With UNC Ties, Shipal Brings Affordable International Shipping To Latin America

Laura Chica (right) is the Founder and CEO of Shipal, while recent UNC Kenan-Flagler MBA Jason Brown is Co-Founder and CFO. The company is based in both Cary and Medellin, Colombia.

Unless you’ve spent the few three years living under a rock you’ve probably received a speedily delivered package from Amazon, USPS, UPS or another package shipping provider. 

What many don’t realize is that speedy or even safe shipping is a luxury that most consumers outside of the United States do not share. UNC-connected startup Shipal is hoping to change that in Latin America and beyond. 

Founded by Colombian entrepreneur CEO Laura Chica and recent UNC Kenan-Flagler MBA graduate Jason Brown (CFO), the company’s joint headquarters in Cary and Medellin, Colombia, reflect its transcontinental mission: to connect small businesses in Latin America to a domestic and international customer base through ecommerce and innovative shipping solutions.

For Chica, herself a successful ecommerce business owner before starting Shipal, the startup’s mission is personal. 

Today, Chica’s ecommerce bag startup, Chila Bags, is a success story in trans-border commerce, but it wasn’t always that way. Like many entrepreneurs looking to ship their wares from Colombia to other Latin American countries and the United States, Chica faced an uphill battle when she first began selling and shipping her products.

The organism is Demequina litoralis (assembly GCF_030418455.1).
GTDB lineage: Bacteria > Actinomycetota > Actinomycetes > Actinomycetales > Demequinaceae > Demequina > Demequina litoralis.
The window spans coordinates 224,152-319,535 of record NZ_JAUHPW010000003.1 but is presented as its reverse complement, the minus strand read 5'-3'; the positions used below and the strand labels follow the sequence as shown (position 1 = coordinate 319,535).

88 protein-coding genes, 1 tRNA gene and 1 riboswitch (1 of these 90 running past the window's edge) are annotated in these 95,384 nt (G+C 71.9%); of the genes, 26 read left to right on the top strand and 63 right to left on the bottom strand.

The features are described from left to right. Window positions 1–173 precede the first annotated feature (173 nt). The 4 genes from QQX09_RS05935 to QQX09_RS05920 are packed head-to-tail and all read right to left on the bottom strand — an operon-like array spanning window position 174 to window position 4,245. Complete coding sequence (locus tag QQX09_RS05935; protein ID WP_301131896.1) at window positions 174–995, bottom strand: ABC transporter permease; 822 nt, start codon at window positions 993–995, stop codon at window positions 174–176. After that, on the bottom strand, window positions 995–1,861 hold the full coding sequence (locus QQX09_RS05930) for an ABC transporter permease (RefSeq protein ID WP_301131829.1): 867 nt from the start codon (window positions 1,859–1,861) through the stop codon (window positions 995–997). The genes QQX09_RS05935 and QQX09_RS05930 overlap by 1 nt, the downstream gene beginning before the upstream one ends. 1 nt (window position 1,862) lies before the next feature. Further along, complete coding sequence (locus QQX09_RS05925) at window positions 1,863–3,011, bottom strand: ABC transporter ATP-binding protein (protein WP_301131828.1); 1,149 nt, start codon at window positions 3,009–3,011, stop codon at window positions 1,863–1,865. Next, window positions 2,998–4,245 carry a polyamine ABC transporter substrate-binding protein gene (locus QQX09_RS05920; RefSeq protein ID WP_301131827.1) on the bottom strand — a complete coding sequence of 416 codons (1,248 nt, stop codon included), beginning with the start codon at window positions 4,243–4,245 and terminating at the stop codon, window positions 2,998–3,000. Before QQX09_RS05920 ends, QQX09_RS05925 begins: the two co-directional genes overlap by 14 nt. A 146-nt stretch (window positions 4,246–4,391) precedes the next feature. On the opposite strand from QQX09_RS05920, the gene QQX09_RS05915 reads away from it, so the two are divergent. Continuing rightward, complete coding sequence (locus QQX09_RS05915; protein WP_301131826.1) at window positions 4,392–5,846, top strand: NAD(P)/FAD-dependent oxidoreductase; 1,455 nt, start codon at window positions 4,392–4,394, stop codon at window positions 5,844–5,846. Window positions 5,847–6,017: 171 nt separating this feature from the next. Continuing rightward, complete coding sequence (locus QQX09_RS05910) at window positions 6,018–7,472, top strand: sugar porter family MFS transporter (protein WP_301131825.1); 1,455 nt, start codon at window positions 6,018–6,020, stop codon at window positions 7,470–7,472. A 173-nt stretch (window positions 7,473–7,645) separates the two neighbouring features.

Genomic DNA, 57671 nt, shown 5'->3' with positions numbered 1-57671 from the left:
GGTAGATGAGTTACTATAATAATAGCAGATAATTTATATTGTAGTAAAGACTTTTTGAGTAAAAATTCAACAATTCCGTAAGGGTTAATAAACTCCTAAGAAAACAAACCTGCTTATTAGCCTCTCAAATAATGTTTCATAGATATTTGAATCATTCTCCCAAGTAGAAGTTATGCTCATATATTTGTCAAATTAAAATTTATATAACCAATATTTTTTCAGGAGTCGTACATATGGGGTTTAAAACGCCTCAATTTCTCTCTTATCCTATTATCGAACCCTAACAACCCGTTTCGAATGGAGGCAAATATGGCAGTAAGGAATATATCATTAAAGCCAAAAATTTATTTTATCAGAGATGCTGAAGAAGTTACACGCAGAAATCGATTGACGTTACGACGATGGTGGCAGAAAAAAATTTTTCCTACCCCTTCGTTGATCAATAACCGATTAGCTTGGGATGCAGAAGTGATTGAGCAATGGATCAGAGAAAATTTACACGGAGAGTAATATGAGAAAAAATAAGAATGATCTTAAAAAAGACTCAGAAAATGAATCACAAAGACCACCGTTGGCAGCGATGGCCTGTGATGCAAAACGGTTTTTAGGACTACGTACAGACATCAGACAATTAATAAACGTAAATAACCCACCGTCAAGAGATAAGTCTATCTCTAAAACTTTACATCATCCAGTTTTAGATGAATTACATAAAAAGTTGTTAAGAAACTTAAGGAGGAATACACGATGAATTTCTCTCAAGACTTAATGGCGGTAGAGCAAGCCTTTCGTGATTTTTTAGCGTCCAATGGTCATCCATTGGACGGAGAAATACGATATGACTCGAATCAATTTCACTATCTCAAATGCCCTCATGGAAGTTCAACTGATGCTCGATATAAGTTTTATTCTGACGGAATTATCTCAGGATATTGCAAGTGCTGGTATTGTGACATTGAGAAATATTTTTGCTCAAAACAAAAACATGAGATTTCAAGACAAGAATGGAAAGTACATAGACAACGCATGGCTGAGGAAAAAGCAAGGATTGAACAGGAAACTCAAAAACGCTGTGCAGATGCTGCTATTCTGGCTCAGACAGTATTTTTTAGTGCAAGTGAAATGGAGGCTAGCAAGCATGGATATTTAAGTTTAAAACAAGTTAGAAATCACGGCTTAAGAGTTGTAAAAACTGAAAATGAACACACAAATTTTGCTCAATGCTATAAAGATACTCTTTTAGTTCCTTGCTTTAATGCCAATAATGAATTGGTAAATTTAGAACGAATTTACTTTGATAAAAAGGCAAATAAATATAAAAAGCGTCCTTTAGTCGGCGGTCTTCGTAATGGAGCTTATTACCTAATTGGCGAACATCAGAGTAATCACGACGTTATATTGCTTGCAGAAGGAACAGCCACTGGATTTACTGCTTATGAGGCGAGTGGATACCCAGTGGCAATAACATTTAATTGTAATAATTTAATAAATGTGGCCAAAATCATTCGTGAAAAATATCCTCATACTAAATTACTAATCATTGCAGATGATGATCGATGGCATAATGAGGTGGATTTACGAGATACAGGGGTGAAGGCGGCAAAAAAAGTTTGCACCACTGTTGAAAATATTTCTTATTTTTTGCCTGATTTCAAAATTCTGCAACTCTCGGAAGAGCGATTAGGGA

Chica recalls the excitement she felt when she sold her first bag to a customer in the United States. Soon, however, her post-sales glee was changed to horror due to a major hurdle she didn’t expect: shipping costs. 

“I didn’t think of shipping,” Chica said. “I got the order and thought, ‘O.K., I’m gonna take these to my closest post office or just ship it.’ And when I got there, it was so expensive that it was almost the price that the person paid for the bag. This was something that I had to think about, and it was actually kind of hard because there were no options for entrepreneurs or ecommerce sellers with cheaper prices.”

It’s not like these high shipping prices guaranteed a smooth shipping experience either. Those first few packages took Chica over two months to get shipped to their destination, and eventually she had to raise her product costs to cover shipping costs. 

“It was a mess,” Chica said. 

Shipal enables small businesses in Colombia—and soon, in other Latin American countries—access cheaper ecommerce shipping rates, especially to the U.S. and other international markets.

Over time, Chica began to ship enough packages to the United States that she could negotiate better shipping rates with the major local carriers, DHL and FedEx. But she never forgot the shipping challenges she faced as an early entrepreneur. 

After connecting with other Latin American entrepreneurs at a 2018 trade show in the U.S. about their own shipping woes, Chica realized she may have a solution to help other small business owners: by shipping their packages at her own negotiated rate, all of the businesses could benefit from the power of bulk bargaining. In its earliest form, Shipal was born.